The Turkish idiom "bundan iyisi Şam'da kayısı" (literally, the only thing better than this is an apricot in Damascus) means "it doesn't get any better than this" and used when something is the very best it can be; like a delicious apricot from Damascus.
- ^ a b USDA Germplasm Resources Information Network (GRIN)
- ^ Flora of China: Armeniaca vulgaris
- ^ Rushforth, K. (1999). Trees of Britain and Europe. Collins ISBN 0-00-220013-9.
- ^ CultureGrams 2002 – Page 11 by CultureGrams
- ^ VII Symposium on Apricot Culture and Decline
- ^ De Poerderlé, M. le Baron (MDCCLXXXVIII (1788)). Manuel de l'Arboriste et du Forestier Belgiques: Seconde Édition: Tome Premier. à Bruxelles: Emmanuel Flon. p. 682. Downloadable Google Books.
- ^ B. Arakelyan, Excavations at Garni, 1949–50 in Contributions to the Archaeology of Armenia, (Henry Field, ed.), Cambridge, 1968, page 29.
- ^ a b Huxley, A., ed. (1992). New RHS Dictionary of Gardening 1: 203–205. Macmillan ISBN 0-333-47494-5.
- ^ Loudon, J.C. (1838). Arboretum Et Fruticetum Britannicum. Vol. II. London: Longman, Orme, Brown, Green and Longmans. pp. 681–684. The genus is given as Armeniaca. Downloadable at Google Books.
- ^ Agricultural Marketing Resource Center: Apricots
- ^ Prunus sibirica – L.
- ^ UN Food & Agriculture Organisation (FAO) 
- ^ The tendencies of Apricot producers
- ^ Medicinal and Poisonous Plants of Southern and Eastern Africa - Watt & Breyer-Brandwijk (1962)
- ^ Lewis, WH and Elvin-Lewis, MPF (2003). Medical botany: plants affecting human health. Hoboken, New Jersey; John Wiley & Sons. Page 214.
- ^ Chang, Hyun-Kyung, et al. (2006). "Amygdalin induces apoptosis through regulation of Bax and Bcl-2 expressions in human DU145 and LNCaP prostate cancer cells". Biological & Pharmaceutical Bulletin 29(8), pp. 1597–1602. doi:10.1248/bpb.29.1597. PMID 16880611.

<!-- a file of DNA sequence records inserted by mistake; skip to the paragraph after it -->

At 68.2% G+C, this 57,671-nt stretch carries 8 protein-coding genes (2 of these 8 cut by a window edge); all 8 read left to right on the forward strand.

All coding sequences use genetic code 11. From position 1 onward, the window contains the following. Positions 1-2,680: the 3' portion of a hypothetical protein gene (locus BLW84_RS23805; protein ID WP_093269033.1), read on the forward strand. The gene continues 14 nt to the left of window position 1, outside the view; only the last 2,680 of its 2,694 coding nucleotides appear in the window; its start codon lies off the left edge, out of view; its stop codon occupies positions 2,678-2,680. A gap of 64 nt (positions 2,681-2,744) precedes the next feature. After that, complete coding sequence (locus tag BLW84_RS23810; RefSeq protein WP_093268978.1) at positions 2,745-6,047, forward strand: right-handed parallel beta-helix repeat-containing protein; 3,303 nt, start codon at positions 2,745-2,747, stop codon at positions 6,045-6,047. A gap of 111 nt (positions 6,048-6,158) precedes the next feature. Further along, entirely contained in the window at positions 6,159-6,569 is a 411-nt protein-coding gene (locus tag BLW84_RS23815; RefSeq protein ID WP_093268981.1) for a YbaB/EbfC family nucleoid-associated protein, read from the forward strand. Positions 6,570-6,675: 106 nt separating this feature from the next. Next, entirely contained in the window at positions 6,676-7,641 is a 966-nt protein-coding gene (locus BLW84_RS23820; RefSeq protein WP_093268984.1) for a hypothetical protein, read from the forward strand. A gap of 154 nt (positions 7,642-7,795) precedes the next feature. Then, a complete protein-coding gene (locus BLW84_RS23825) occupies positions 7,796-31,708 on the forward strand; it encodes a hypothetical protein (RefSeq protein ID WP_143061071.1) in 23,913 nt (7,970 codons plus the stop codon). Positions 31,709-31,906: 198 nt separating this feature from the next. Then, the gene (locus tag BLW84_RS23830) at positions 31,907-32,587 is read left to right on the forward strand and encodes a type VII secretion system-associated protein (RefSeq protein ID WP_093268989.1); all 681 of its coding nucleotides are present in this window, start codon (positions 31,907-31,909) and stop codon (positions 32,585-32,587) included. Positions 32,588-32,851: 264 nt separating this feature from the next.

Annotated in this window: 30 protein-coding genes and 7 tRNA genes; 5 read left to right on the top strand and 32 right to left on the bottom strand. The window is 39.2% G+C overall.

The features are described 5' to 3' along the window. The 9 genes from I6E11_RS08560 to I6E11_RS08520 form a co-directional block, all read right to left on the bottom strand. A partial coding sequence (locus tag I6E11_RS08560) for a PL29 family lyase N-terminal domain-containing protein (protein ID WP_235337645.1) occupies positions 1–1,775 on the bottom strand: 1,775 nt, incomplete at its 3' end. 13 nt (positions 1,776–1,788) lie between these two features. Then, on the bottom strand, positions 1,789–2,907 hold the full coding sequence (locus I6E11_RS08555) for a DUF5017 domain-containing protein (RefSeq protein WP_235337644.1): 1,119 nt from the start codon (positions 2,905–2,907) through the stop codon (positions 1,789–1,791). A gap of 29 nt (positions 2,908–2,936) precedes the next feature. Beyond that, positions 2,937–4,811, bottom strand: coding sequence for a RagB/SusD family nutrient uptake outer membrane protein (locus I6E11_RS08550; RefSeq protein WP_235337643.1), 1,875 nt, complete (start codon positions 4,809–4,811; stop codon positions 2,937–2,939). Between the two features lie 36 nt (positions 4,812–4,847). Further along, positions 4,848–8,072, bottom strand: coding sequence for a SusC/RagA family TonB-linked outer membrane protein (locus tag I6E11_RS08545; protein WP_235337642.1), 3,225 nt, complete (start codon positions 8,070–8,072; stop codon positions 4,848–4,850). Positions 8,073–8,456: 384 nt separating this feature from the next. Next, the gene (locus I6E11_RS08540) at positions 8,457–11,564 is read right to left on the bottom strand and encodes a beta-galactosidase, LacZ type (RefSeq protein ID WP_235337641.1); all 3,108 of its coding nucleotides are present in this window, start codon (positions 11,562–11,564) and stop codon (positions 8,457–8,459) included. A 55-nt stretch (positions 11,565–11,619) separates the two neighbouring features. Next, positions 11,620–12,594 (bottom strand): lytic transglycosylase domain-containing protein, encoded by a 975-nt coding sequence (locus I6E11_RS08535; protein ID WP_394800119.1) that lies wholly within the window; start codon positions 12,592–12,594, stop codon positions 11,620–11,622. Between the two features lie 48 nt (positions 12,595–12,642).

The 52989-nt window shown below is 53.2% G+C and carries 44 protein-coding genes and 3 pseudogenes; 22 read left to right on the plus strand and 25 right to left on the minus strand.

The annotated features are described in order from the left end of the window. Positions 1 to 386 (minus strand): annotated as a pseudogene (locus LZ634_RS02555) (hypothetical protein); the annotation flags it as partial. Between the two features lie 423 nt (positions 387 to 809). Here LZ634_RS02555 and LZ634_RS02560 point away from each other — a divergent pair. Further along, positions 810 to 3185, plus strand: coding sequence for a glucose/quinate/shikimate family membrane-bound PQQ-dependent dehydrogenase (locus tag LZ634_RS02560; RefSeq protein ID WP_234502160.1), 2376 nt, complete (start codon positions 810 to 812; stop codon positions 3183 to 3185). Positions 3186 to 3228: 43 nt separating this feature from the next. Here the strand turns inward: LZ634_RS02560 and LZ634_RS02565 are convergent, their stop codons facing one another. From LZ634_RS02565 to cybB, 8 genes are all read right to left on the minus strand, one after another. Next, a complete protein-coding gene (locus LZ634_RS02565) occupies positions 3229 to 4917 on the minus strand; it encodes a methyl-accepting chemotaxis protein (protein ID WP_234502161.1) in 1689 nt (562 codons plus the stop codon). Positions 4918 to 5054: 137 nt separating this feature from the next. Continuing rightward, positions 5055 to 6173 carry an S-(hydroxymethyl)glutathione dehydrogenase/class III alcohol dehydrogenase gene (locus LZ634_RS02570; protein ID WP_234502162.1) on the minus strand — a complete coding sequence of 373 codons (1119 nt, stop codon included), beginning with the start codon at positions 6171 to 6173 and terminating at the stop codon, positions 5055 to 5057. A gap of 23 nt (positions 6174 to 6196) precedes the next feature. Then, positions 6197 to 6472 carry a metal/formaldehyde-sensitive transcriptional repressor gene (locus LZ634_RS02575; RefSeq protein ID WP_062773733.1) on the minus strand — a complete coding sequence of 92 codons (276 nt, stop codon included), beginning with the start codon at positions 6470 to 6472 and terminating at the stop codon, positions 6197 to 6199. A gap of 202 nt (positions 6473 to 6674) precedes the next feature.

- ^ Milazzo S, Ernst E, Lejeune S, Schmidt K (2006). Milazzo, Stefania. ed. "Laetrile treatment for cancer". Cochrane Database Syst Rev (2): CD005476. doi:10.1002/14651858.CD005476.pub2. PMID 16625640.
- ^ What is laetrile?, National Cancer Institute, Retrieved on 14 January 2007
- ^ Laetrile/Amygdalin - National Cancer Institute
- ^ http://www.cancerhelp.org.uk/about-cancer/treatment/complementary-alternative/therapies/laetrile
- ^ Moertel CG, Fleming TR, Rubin J (January 1982). "A clinical trial of amygdalin (Laetrile) in the treatment of human cancer". N. Engl. J. Med. 306 (4): 201–6. doi:10.1007/s00520-006-0168-9. PMID 7033783. http://content.nejm.org/cgi/content/abstract/306/4/201.
- ^ Bjelakovic G; Nikolova, D; Gluud, LL; Simonetti, RG; Gluud, C (2007). "Mortality in randomized trials of antioxidant supplements for primary and secondary prevention: systematic review and meta-analysis". JAMA 297 (8): 842–57. doi:10.1001/jama.297.8.842. PMID 17327526.
- ^ Linnaeus, C. (1753). Species Plantarum 1:474.
- ^ N.H. Book XV Chapter XI, Rackham translation from the Loeb edition.
- ^ Holland, Philemon (1601). "The XV. Booke of the Historie of Nature, Written by Plinius Secundus: Chap. XIII". Bill Thayer at penelope.uchicago.edu. pp. Note 31 by Thayer relates some scholarship of Jean Hardouin making the connection. http://penelope.uchicago.edu/holland/pliny15.html#b31a. Holland's chapter enumeration varies from Pliny's.
- ^ De Materia Medica Book I Chapter 115.
- ^ Epigram XIII Line 46.